In contrast, in T 144/83, a claim directed to a method of improving bodily appearance comprising administering naltrexone in a dosage effective to reduce appetite and repeating said dosage until a cosmetically beneficial loss of body weight has occurred was determined to encompass a cosmetic use only. In this instance, the Board stated that although in some cases it may be difficult to distinguish between the cosmetic and therapeutic effect (i.e. losing weight and curing obesity), this should not disadvantage an Applicant who, according to the wording of the claims, seeks patent protection for cosmetic treatment but not for the therapeutic treatment as such. Therefore, this cosmetic use claim was allowed.
It is possible to have both a cosmetic use and a therapeutic use claim in a single application. For example, in T 36/83, a claim directed to the use of thenoyl peroxide as a cosmetic product and a claim directed to thenoyl peroxide for use in treating acne were both allowed despite the uses potentially overlapping. In this case, the Board found that the two uses were adequately presented in the description as two separate methods, especially in view of the examples provided, which demonstrated that a purely cosmetic effect could be achieved. Specifically, the examples showed that thenoyl peroxide was capable of cleansing skin that was not affected by acne.
These decisions (along with others) provide some guidance as to when the Boards of Appeal consider therapeutic and non-therapeutic uses to be distinguishable. In particular, if you can differentiate the use based on the patient or consumer using the product then they can be considered separable. On the other hand, if the same patient or consumer uses the product regardless of the intended use it’s very unlikely they can be separated and they are more likely to be considered to be inextricably linked. For example, the same person will use a toothpaste regardless of whether it is to remove plaque or prevent gum disease (T 290/86).
In cases where the uses are considered to be inextricably linked, you may be able to claim the therapeutic use using a medical use claim. However, based on current EPO practice, you will need to specify the disease being treated in the application and the product would have to be considered a substance or composition.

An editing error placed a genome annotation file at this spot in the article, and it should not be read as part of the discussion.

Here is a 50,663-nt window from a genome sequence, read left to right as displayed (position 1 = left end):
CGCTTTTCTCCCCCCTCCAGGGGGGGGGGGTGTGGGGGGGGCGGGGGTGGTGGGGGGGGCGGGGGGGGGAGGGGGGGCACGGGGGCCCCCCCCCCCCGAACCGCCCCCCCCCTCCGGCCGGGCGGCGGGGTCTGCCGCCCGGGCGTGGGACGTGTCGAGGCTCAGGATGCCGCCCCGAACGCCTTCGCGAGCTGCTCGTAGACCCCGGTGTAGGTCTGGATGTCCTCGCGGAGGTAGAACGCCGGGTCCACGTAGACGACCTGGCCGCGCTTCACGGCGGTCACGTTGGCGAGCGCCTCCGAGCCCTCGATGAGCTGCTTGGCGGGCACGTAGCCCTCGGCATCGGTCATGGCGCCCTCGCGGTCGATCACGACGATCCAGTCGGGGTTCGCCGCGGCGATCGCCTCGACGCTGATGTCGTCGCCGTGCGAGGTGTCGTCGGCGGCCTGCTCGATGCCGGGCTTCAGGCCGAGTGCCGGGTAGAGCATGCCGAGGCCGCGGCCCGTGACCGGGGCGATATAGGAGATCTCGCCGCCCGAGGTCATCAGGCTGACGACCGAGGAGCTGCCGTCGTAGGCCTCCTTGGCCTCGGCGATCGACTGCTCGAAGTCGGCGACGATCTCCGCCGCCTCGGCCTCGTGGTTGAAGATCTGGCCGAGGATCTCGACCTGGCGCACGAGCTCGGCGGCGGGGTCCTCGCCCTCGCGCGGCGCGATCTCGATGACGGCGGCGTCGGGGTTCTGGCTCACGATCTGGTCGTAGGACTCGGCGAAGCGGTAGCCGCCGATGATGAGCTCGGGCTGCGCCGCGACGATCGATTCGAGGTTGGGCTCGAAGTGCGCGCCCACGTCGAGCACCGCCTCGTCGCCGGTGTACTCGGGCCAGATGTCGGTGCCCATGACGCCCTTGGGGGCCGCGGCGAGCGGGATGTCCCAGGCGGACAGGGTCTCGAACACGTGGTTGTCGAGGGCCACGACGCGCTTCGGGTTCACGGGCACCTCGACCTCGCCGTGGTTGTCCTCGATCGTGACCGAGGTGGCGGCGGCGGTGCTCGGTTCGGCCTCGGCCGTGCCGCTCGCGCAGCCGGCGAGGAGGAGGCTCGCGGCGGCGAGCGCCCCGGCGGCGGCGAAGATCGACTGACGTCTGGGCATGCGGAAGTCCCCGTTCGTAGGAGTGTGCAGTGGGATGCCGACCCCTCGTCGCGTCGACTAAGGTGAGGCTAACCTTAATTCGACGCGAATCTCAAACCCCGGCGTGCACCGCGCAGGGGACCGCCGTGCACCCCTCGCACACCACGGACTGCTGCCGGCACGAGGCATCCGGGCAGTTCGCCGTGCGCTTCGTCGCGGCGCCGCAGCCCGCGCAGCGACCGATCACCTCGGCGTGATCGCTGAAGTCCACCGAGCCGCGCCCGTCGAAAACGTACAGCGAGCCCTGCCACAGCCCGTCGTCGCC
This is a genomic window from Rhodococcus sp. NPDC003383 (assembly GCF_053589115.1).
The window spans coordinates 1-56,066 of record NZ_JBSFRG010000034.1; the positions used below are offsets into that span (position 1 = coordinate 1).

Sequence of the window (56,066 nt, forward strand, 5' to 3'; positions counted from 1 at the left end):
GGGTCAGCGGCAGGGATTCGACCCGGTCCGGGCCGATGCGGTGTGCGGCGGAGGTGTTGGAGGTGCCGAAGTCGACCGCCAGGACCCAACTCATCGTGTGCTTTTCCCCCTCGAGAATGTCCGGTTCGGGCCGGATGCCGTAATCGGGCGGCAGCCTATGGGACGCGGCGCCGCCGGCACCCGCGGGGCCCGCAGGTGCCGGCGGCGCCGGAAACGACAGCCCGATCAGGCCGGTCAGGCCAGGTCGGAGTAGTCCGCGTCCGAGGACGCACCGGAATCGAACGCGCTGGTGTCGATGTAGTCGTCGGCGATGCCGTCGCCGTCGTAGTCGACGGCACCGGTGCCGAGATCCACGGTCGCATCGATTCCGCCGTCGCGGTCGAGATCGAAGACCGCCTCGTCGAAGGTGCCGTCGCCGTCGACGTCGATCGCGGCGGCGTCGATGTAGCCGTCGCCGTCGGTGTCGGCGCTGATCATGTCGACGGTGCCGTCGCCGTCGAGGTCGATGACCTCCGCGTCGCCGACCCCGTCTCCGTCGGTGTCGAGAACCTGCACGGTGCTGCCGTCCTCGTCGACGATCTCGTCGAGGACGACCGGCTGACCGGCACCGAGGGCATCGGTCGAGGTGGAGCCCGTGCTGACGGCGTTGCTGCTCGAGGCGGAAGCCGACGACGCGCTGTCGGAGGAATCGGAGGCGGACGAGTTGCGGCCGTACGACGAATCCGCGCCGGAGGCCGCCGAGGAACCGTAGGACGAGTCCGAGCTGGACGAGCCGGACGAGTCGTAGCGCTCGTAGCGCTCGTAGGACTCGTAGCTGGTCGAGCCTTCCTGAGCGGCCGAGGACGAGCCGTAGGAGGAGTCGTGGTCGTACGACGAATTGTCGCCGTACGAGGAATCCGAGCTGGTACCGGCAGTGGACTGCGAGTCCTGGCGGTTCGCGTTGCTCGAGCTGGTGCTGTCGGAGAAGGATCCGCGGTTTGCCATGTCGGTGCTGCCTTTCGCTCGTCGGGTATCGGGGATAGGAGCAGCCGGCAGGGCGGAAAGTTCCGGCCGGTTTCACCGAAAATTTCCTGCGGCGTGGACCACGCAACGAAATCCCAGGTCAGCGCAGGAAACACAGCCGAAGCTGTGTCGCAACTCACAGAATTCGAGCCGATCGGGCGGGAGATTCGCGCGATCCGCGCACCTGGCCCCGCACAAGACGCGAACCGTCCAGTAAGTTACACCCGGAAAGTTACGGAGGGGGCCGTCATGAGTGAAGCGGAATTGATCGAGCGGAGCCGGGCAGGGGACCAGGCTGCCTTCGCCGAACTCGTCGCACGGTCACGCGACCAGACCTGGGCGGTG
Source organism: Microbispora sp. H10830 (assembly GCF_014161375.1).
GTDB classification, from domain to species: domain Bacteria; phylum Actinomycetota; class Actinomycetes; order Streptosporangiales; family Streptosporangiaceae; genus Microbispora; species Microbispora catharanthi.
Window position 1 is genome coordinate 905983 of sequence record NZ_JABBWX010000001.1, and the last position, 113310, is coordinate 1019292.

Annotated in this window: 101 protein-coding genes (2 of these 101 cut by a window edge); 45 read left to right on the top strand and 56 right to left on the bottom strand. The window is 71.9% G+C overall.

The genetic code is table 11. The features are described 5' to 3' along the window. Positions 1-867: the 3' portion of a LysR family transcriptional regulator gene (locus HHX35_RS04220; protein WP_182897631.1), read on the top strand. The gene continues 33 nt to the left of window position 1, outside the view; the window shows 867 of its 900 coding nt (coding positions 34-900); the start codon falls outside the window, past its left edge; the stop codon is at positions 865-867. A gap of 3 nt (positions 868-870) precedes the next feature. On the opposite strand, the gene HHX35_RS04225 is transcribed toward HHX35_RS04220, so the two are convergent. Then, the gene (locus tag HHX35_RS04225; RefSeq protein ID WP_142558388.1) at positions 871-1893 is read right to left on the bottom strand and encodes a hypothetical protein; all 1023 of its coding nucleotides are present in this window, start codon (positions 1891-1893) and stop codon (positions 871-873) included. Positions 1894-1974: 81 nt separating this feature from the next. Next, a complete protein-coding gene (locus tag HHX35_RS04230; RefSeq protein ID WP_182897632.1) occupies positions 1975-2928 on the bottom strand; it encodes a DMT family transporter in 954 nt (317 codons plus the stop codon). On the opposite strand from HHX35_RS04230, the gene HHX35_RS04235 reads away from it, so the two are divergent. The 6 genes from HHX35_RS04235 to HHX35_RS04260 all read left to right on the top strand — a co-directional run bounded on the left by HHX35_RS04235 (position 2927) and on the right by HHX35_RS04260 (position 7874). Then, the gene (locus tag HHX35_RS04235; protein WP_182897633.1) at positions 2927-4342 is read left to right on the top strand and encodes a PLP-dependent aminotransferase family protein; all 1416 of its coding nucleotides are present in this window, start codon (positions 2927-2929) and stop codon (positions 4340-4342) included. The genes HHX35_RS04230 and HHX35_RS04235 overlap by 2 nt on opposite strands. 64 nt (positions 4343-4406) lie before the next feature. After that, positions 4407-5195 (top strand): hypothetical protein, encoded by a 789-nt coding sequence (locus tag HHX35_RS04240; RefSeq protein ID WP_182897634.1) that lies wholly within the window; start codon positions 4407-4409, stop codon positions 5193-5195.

Practical considerations when drafting
Ultimately, whether a therapeutic use and a non-therapeutic use are considered distinguishable or not will depend on the information provided in the patent application. Therefore, it is important to consider the intended use(s) of any product thoroughly when drafting a new patent application. As a minimum, if there is likely to be more than one use then describe these separately in the application. Avoid including a single list of multiple uses especially where there is overlap between cosmetic uses and therapeutic uses. If there is a possibility of the use being considered therapeutic and non-therapeutic then consider defining the patient group or consumer for each. If possible, you may also want to include different examples for each use.
However, if you only want to protect a non-therapeutic use then avoid including statements in the description that the use is therapeutic, for example describing long term advantages such as prevention of disease later in life. In contrast, if there are therapeutic aspects to the use that you would like to protect then consider how these could be claimed as medical use claims. This will likely require a clear definition of the diseases that can be treated in the application and data that can be used to demonstrate that the intended therapeutic effect has been achieved.